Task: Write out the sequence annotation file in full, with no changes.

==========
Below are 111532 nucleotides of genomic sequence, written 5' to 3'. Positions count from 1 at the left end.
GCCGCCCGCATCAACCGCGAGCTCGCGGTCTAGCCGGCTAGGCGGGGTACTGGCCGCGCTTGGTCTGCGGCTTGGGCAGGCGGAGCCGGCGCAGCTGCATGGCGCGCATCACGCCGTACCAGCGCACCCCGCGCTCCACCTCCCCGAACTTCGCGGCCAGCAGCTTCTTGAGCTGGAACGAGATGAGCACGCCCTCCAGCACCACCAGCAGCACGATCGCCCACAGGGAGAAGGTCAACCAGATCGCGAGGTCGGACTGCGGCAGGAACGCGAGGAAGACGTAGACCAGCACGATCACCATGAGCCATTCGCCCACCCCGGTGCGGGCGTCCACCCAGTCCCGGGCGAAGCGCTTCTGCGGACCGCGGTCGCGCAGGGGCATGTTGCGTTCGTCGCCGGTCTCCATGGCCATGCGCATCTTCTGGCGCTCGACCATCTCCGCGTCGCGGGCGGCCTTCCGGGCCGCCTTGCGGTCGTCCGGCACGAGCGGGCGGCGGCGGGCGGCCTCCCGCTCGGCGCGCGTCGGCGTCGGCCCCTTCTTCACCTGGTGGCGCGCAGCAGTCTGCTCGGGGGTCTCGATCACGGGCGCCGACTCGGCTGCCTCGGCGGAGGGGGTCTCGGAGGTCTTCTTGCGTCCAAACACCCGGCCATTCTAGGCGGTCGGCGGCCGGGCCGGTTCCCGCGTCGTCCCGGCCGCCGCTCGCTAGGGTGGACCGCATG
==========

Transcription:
Below are 111532 nucleotides of genomic sequence, written 5' to 3'. Positions count from 1 at the left end.
GCCGCCCGCATCAACCGCGAGCTCGCGGTCTAGCCGGCTAGGCGGGGTACTGGCCGCGCTTGGTCTGCGGCTTGGGCAGGCGGAGCCGGCGCAGCTGCATGGCGCGCATCACGCCGTACCAGCGCACCCCGCGCTCCACCTCCCCGAACTTCGCGGCCAGCAGCTTCTTGAGCTGGAACGAGATGAGCACGCCCTCCAGCACCACCAGCAGCACGATCGCCCACAGGGAGAAGGTCAACCAGATCGCGAGGTCGGACTGCGGCAGGAACGCGAGGAAGACGTAGACCAGCACGATCACCATGAGCCATTCGCCCACCCCGGTGCGGGCGTCCACCCAGTCCCGGGCGAAGCGCTTCTGCGGACCGCGGTCGCGCAGGGGCATGTTGCGTTCGTCGCCGGTCTCCATGGCCATGCGCATCTTCTGGCGCTCGACCATCTCCGCGTCGCGGGCGGCCTTCCGGGCCGCCTTGCGGTCGTCCGGCACGAGCGGGCGGCGGCGGGCGGCCTCCCGCTCGGCGCGCGTCGGCGTCGGCCCCTTCTTCACCTGGTGGCGCGCAGCAGTCTGCTCGGGGGTCTCGATCACGGGCGCCGACTCGGCTGCCTCGGCGGAGGGGGTCTCGGAGGTCTTCTTGCGTCCAAACACCCGGCCATTCTAGGCGGTCGGCGGCCGGGCCGGTTCCCGCGTCGTCCCGGCCGCCGCTCGCTAGGGTGGACCGCATG